Minister of the Interior Manuel Valls. Photo: Jackolan1 for Wikimedia Commons
New Prime Minister Manuel Valls. Photo: Jackolan1 for Wikimedia Commons

France’s new prime minister, Manuel Valls, was appointed to his position last month by President François Hollande, as one of many attempts to revive that man’s flagging popularity, along with that of his Parti Socialiste (PS).  A month into his tenure, things seem to be going well for a man whose leftist credentials are considered anything but pristine to his party’s most orthodox supporters, and who has, at the very least, stalled his party’s precipitous decline in public opinion. 

Formerly France’s interior minister, Valls has never been the archetypal PS politician – there are rumors he once lobbied the party to remove the word socialist from its name. An émigré from Spain who became a French citizen at the age of 20, he practically invited scorn last fall by saying that “the Roma should eventually return to Romania and Bulgaria,” at the height of a public controversy over the fate of those people in France. But Valls also plays up his own status as a outsider to the French political system — traditionally dominated by officials who attended France’s most elite universities — by highlighting his studies at a public university in Paris.

The figure he attempts to cut is one of an independent, not afraid to take a principled stand to maintain (or restore, depending on who you’re asking) the Gallic grandeur of the de Gaulle years. One of his first public acts was to ask the French people to accept cuts in public benefits to reduce the deficit. (The request was met with boos from his audience.) His government plans to trim $69 billion from the federal budget by 2017, with $13.8 billion in cuts to the national heath care system, $26 billion to central government bureaucracy, $13.8 billion to local governments, and $15.4 billion more from unspecified sources.

Keenly aware of the potential for some of his stances to be seen a veritable treason by those on the left and rob him of the wing of the party’s support, Valls has engaged in a bit of wordplay to try and stem the bleeding. He re-termed a deal to help businesses create jobs by cutting employment costs that President Hollande had dubbed the “responsibility pact,” the “responsibility and solidarity pact,” in an effort to show that the move was meant to shore up employees’ fortunes, rather than only their employers. Will this paradigm shuffling be enough to pacify socialist stalwarts? Only time will tell.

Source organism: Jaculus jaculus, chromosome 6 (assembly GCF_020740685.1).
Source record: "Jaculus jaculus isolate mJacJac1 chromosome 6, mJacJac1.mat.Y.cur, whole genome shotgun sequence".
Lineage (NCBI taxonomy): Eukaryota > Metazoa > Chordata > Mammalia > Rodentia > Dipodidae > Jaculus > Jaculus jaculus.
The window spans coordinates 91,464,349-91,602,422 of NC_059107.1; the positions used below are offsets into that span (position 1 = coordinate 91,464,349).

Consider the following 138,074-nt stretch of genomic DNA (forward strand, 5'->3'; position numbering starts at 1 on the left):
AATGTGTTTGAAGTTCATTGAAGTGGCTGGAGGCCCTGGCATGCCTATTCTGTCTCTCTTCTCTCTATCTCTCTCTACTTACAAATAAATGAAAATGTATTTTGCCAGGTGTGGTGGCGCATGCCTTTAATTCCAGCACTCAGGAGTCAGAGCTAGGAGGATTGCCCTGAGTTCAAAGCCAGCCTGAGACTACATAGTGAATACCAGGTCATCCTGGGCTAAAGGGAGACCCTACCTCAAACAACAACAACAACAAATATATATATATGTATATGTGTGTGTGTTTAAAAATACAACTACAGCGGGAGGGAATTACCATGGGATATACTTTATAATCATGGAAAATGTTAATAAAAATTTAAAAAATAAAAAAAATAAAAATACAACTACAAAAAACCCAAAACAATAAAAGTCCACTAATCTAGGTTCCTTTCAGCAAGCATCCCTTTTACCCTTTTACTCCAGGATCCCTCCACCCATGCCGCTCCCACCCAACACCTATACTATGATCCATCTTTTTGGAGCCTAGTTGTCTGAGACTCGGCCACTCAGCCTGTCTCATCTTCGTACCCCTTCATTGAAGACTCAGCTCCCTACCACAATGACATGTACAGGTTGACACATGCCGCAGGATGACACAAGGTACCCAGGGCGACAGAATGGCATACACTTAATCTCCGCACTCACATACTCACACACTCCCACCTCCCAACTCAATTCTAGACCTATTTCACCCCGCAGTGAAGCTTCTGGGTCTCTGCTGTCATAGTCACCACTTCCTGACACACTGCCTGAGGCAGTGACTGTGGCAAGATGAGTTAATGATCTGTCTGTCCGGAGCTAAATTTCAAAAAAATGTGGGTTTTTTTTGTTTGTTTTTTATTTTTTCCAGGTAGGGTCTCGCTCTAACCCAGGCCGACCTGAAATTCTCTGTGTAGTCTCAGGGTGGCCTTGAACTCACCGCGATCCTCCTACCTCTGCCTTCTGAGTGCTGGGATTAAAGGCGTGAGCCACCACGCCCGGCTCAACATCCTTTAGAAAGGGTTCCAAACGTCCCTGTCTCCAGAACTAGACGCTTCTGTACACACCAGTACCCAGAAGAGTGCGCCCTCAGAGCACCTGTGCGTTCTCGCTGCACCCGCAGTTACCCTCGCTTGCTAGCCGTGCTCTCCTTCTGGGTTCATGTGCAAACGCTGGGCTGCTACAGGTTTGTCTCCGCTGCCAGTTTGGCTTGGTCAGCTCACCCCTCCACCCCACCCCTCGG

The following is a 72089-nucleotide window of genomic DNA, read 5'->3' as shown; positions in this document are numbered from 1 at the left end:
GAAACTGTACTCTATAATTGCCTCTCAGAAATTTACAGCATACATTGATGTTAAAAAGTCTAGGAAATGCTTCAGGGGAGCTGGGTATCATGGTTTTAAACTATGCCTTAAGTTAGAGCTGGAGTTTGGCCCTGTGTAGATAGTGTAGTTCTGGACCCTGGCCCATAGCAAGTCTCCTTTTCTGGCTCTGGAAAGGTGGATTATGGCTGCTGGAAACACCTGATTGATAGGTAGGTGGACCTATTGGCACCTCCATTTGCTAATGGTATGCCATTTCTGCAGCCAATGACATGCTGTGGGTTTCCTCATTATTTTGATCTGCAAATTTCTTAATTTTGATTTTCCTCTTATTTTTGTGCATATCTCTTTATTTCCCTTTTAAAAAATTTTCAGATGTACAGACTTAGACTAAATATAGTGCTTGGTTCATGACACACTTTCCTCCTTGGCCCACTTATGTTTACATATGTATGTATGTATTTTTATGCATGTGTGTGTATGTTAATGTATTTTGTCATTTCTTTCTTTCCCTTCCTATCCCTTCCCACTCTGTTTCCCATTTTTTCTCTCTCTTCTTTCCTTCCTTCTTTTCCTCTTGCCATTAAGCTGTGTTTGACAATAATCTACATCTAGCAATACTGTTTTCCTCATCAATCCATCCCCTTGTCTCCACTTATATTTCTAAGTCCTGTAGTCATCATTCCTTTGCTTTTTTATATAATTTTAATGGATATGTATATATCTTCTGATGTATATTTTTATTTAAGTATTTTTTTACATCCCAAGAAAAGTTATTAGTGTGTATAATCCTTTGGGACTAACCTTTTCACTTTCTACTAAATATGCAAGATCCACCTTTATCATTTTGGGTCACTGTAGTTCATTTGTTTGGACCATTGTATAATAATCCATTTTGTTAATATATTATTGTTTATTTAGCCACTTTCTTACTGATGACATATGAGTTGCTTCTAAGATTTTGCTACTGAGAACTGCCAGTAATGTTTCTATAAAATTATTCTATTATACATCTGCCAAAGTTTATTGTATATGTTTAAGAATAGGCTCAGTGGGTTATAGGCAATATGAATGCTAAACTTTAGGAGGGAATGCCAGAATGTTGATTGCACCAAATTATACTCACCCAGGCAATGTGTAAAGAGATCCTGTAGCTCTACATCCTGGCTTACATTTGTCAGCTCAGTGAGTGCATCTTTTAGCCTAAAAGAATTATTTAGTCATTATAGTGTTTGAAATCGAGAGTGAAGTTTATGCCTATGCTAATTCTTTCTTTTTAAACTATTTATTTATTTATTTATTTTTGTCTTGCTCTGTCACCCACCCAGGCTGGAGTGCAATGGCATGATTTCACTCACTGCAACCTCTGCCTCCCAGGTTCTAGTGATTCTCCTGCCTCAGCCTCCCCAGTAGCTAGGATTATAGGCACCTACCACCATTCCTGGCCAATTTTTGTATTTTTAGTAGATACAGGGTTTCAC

Either way, the PS seems to be relying on Valls to stem their ebbing electoral fortunes in this month’s European parliamentary elections. The far right FN party, run by the acerbic reactionary Marine Le Pen  is polling within striking distance of the center-right UMP party, with the Socialists well behind both. The high emotional tenor of the pending elections have much to do with the perceived fight for the soul of France’s identity, with Le Pen’s party claiming that too much integration with the European Union has eroded France’s unique character. Valls is striking back with identity politics of his own. “I love Europe and I love France, the two are indissoluble,” he has said. “There are our countries and there is Europe, these are our two identities. The two complement each other.”
 
For now, a recent BVA poll published in Le Parisien shows that 64% of the French think that Valls is doing a a good job as prime minister. “France is at a moment in its history when we must concentrate on the essential, and the essential is giving confidence back to the French in their future,” Valls said in his first speech to the National Assembly. As for Valls’ own future, it’s no secret that he harbors presidential aspirations — he ran in the 2011 Socialist primaries, losing out to now-President Hollande. If he can make the PS seem as quintessentially French again as it once did, he might just have a chance at a more successful second shot.
Elizabeth Nicholas is a freelance writer and reporter. She was previously the Managing Editor of the Aspen Institute’s magazine and an editorial assistant at Vanity Fair. Follow her on twitter @eliznicholas. The opinions expressed in this editorial are her own and are not indicative of LJP’s views.